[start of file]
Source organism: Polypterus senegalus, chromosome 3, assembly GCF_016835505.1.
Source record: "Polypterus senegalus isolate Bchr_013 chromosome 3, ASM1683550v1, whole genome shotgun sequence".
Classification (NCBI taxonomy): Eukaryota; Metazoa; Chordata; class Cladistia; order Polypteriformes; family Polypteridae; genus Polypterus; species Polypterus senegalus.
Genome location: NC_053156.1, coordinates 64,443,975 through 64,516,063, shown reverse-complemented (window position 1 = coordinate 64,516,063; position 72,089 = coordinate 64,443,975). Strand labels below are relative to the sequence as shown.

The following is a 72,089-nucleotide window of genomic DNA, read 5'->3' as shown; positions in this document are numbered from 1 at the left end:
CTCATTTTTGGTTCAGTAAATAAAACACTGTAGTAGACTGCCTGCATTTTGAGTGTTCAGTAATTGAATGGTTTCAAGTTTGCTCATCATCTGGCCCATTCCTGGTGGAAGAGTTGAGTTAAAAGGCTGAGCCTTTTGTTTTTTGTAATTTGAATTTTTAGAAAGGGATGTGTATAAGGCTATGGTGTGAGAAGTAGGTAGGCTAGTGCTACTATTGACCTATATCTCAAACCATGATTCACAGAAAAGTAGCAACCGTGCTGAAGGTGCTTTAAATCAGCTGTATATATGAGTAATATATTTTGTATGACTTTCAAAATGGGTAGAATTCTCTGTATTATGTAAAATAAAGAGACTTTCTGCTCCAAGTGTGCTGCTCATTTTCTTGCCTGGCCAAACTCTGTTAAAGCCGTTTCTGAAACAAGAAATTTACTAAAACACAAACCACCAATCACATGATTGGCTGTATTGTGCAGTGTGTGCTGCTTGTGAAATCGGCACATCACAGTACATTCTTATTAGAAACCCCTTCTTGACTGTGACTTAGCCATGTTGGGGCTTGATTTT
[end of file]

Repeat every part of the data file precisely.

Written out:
Source organism: Polypterus senegalus, chromosome 3, assembly GCF_016835505.1.
Source record: "Polypterus senegalus isolate Bchr_013 chromosome 3, ASM1683550v1, whole genome shotgun sequence".
Classification (NCBI taxonomy): Eukaryota; Metazoa; Chordata; class Cladistia; order Polypteriformes; family Polypteridae; genus Polypterus; species Polypterus senegalus.
Genome location: NC_053156.1, coordinates 64,443,975 through 64,516,063, shown reverse-complemented (window position 1 = coordinate 64,516,063; position 72,089 = coordinate 64,443,975). Strand labels below are relative to the sequence as shown.

The following is a 72,089-nucleotide window of genomic DNA, read 5'->3' as shown; positions in this document are numbered from 1 at the left end:
CTCATTTTTGGTTCAGTAAATAAAACACTGTAGTAGACTGCCTGCATTTTGAGTGTTCAGTAATTGAATGGTTTCAAGTTTGCTCATCATCTGGCCCATTCCTGGTGGAAGAGTTGAGTTAAAAGGCTGAGCCTTTTGTTTTTTGTAATTTGAATTTTTAGAAAGGGATGTGTATAAGGCTATGGTGTGAGAAGTAGGTAGGCTAGTGCTACTATTGACCTATATCTCAAACCATGATTCACAGAAAAGTAGCAACCGTGCTGAAGGTGCTTTAAATCAGCTGTATATATGAGTAATATATTTTGTATGACTTTCAAAATGGGTAGAATTCTCTGTATTATGTAAAATAAAGAGACTTTCTGCTCCAAGTGTGCTGCTCATTTTCTTGCCTGGCCAAACTCTGTTAAAGCCGTTTCTGAAACAAGAAATTTACTAAAACACAAACCACCAATCACATGATTGGCTGTATTGTGCAGTGTGTGCTGCTTGTGAAATCGGCACATCACAGTACATTCTTATTAGAAACCCCTTCTTGACTGTGACTTAGCCATGTTGGGGCTTGATTTT